The Bola is a primitive, South American invention. It is essentially two rocks tied to the ends of a strip of leather about 4 feet long. The bola is held by the center of the leather strap and the rocks are twirled over the hunter’s head and thrown at the legs of game like deer, antelope or large birds like cranes, storks or herons. The rocks and the leather strap trip up and occasionally break the legs of the animal, allowing the hunter to close in and finish it off at close quarters with a club, spear or dagger.
You don’t have to be David to take on Goliath with a sling, but it helps. A sling is a small patch of leather or fabric that usually had two thin strips of leather tied to either side of the patch. A stone was put into the patch and the two leather lengths were held in one hand and the stone was swung in a circular motion. Releasing one of the straps hurtled the stone at great speed towards the target.
The sling requires quite a bit of practice for accuracy, but it will hurtle a rock much faster and easier than any stone thrown by hand. This was particularly important for any game up a tree that would require extra effort from any hunter repeatedly hurling rocks straight up at a squirrel or bird.
A Gig is a customized spear with two or three sharpened prongs at the end that often have barbs carved into the tips. Gigs are usually used for hunting frogs but will also work for hunting crawfish, small fish, field mice and small snakes.
9. Bow and Arrow
It’s not easy to put together an effective bow and arrow from natural materials in a survival situation. For one, it takes a lot of time. Two, you need to find the right natural materials. The best trees for making a bow include the Osage Orange and Willow tree branches. They have a natural springiness but are strong enough to give you a good bend in the bow.
Leather shoelaces can serve as a good string for the bow or you can embark on the tedious process of braiding a string from natural fibers. The Burdock plant has sinewy fibers in its stalk that could be strong enough to withstand the stress of stretching and firing an arrow if braided properly.
Any arrow should be as straight as possible with a tip sharpened and reheated in a fire. Bird feathers can be stripped on one side of the vane and affixed to the notched end of the arrow with some grasses or pine sap. A quiver can be improvised from some birchbark or pine bark as well.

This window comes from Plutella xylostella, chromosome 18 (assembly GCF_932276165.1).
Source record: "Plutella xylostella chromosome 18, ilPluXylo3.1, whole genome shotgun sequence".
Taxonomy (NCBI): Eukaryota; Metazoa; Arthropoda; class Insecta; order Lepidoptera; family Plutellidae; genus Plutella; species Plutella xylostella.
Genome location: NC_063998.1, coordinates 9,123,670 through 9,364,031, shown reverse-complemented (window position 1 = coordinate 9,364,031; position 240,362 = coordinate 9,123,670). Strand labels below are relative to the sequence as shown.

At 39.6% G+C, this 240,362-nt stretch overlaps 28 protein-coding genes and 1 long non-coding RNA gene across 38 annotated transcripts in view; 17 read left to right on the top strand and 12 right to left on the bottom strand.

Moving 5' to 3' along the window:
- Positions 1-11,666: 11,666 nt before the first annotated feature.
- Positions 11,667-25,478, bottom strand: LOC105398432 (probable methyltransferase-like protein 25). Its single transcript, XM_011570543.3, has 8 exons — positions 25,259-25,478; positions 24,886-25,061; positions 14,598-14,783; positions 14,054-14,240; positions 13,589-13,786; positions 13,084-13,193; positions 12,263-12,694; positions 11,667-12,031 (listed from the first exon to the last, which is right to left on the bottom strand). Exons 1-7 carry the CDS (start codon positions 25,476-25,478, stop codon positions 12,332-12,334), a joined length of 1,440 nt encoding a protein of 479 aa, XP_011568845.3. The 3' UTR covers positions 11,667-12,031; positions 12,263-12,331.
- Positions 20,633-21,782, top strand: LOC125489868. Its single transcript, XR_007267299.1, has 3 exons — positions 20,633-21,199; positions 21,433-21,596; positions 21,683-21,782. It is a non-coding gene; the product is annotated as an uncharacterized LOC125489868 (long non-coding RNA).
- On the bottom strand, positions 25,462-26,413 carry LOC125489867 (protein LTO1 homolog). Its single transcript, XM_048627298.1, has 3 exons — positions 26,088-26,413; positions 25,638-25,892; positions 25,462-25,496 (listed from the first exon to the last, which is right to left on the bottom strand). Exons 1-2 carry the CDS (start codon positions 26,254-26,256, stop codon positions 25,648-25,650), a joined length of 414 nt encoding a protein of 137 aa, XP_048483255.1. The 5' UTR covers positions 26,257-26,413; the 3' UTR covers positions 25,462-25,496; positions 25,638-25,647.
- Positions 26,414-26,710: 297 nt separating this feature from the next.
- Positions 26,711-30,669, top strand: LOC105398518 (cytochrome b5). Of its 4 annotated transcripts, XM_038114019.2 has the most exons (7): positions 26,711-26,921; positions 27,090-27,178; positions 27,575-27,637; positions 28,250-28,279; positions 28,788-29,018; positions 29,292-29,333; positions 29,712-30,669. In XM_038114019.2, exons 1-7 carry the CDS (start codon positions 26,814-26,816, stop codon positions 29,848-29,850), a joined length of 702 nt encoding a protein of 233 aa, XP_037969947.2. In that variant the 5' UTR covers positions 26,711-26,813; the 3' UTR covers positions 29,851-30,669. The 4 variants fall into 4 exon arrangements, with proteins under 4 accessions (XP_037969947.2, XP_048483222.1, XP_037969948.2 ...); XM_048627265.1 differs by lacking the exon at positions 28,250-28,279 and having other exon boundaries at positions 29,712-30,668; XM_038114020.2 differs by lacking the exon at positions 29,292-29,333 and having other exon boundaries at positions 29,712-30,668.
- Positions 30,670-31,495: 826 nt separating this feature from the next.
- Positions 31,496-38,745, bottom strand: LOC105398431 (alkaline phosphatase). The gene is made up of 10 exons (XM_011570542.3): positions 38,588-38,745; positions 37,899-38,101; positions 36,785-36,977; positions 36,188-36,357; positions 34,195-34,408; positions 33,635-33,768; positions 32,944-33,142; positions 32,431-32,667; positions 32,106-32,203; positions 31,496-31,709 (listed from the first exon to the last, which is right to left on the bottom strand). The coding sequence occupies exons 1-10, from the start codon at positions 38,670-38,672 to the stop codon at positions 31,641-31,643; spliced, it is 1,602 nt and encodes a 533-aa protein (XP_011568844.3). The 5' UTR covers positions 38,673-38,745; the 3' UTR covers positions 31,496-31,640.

It helps if you’re an accomplished archer, but with a little practice, you might get lucky if you come across some larger birds like ducks and geese on the water. You may even have some luck with a squirrel or rabbit. Here again, you’ll probably only wound the animal giving you some brief time to close in for the kill with your club or spear.
The Poison Option
Pygmy tribes in Africa used a secretion from a frog actually referred to as the “poison dart” frog. It’s unlikely you’ll find one, but poisons abound in the wild. The berries of Deadly Nightshade or “Belladonna” produce a potent poison that can be very carefully smeared on the tips of arrows or spears to add a lethal effect to a weapon. Be careful here and don’t eat any meat from the wounded area. It could also take time for the poison to take effect, depending on the size of the animal and the dose.
A squirrel up a tree struck by a poisoned arrow will eventually fall to the ground as well as possums and raccoons up a tree. That’s up to you.
Add to Your Arsenal as You Go
Your first priority should be to assemble a good selection of rocks, improvise a dagger, Gig, and spear and find a decent club. As time goes on, you can get more ambitious and try to improvise an Atlatl, sling, bola or even a bow and arrow. Carry them with you as you travel, and if you are working from a short-term fixed camp, just bring along the appropriate weapons for your hunting forays.
And While You’re at It…
Don’t forget to do some wild foraging for plants, fruits, and other food sources while you’re on the hunt. The idea is to eat, and having knowledge, experience, and a decent selection of improvised weapons can help you get through a rough time. With any luck, you’ll eat quite well and enjoy it too.
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This article first appeared on urbansurvivalsite.com See it here